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The North Wind

The North Wind

The North Wind

Meet the Staff
Megan Poe
Opinion Editor

My name is Megan Poe and I’m an English (writing concentration) and Philosophy double major at Northern. My concurrent experience with being published in and interning for literary magazines has landed...

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The North Wind is an independent student publication serving the Northern Michigan University community. It is partially funded by the Student Activity Fee. The North Wind digital paper is published daily during the fall and winter semesters except on university holidays and during exam weeks. The North Wind Board of Directors is composed of representatives of the student body, faculty, administration and area media.

Students protest against Israel-Hamas war with campus encampment
Students protest against Israel-Hamas war with campus encampment
Dallas WiertellaApril 30, 2024

Social media is not worth the stress

I watched as the icon bounced up and down on the screen of my iPhone. I took a deep breath and deleted my Facebook app.

This presidential election has been stressful, and when everyone’s opinions and the actions of the candidates are the only thing filling our social media, it can be easy to get a little—maybe massively— stressed out.

As a newspaper editor, it is my job to follow and write the news. It is part of my job to keep up with the election, watch all the debates, and read as much as I can to stay educated on the campaigns and the current events surrounding them. With this comes stress, loads and loads of stress—more loads than the amount of laundry I have to do in a week.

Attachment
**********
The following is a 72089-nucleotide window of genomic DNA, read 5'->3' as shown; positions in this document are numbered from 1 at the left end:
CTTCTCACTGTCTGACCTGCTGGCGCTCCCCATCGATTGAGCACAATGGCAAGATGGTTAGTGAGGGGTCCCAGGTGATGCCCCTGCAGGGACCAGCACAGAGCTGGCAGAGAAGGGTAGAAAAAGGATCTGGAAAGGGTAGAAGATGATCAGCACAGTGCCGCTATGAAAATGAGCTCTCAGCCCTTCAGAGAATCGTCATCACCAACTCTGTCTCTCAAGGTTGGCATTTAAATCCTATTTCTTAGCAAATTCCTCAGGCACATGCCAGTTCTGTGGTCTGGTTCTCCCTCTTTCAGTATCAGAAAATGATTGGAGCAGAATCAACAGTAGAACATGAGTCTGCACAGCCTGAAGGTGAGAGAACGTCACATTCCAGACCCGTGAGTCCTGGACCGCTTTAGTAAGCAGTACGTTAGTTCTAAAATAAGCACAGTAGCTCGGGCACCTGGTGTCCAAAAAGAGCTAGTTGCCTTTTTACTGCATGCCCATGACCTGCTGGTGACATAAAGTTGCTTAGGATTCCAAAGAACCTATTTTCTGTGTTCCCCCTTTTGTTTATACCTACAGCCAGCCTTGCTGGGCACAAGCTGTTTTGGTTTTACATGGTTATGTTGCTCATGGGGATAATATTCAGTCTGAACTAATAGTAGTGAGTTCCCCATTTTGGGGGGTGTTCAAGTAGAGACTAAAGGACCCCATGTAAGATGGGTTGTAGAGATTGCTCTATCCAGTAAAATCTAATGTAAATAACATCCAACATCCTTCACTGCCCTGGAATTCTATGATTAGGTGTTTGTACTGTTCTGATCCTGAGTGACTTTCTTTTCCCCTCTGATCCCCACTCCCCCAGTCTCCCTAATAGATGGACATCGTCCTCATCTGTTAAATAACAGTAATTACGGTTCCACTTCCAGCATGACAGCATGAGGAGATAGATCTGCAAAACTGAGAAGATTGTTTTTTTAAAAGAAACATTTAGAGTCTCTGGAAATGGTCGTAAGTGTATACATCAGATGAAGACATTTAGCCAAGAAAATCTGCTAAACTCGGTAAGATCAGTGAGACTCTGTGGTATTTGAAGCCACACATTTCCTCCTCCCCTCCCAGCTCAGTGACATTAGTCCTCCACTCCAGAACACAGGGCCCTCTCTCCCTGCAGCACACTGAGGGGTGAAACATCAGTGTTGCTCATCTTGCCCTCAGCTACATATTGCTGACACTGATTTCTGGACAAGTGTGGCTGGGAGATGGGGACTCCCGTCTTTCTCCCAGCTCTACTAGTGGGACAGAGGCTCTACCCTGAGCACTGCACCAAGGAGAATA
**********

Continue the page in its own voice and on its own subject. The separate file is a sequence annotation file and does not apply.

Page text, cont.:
I noticed that politics, or the latest Trump stunt, was dominating conversations with my friends, my Facebook feed and my thoughts. And while it’s important to stay educated and in tune with social and political issues, the effects of watching, probably one of the most heated elections as closely as social media allows us to, can be detrimental to our mental and sometimes physical health.

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Getting updates by the hour on that day’s stunts of the candidates and talking about the latest debate made my blood pressure skyrocket, and instead of enjoying casual conversation over muffins with a few friends, I spent my evening yelling about the 2005 hot mic incident.

In this moment, watching myself get so worked up over the treatment of women in today’s society (and apparently some locker rooms), I realized my friends agreed. I wasn’t in an argument, they were nodding along to my angry rant. But yet, I still felt the need to yell, and I knew something had to give.

Social media in an election year is no longer about who just got engaged or your friend’s hike up Sugarloaf. It evolved into this monstrous animal consisting of arguing, name calling, hate speech and realizations that our small hometowns just might be racist after all.

And when it comes down to it, arguing with your family over social media about Trump’s sexist remarks, Clinton’s emails or if voting third party really is throwing away your vote, shouldn’t consume your time, energy or thoughts.

My cellphone is always within feet of me. I am guilty of picking up my phone and scrolling through social media every time I have the chance. To be honest, I’ve checked Instagram about seven times while writing this. And it’s true that what we allow into our minds will ultimately affect how we feel. So I did it. I deleted my Facebook app.

Yes, I still occasionally check the endless feed of news articles with the faces of Trump and Clinton all over them, but I do it so much less often, only when I’m in front of a computer.

With no instant access to the political jungle of 2016, I have found my days to be a little less stressful.

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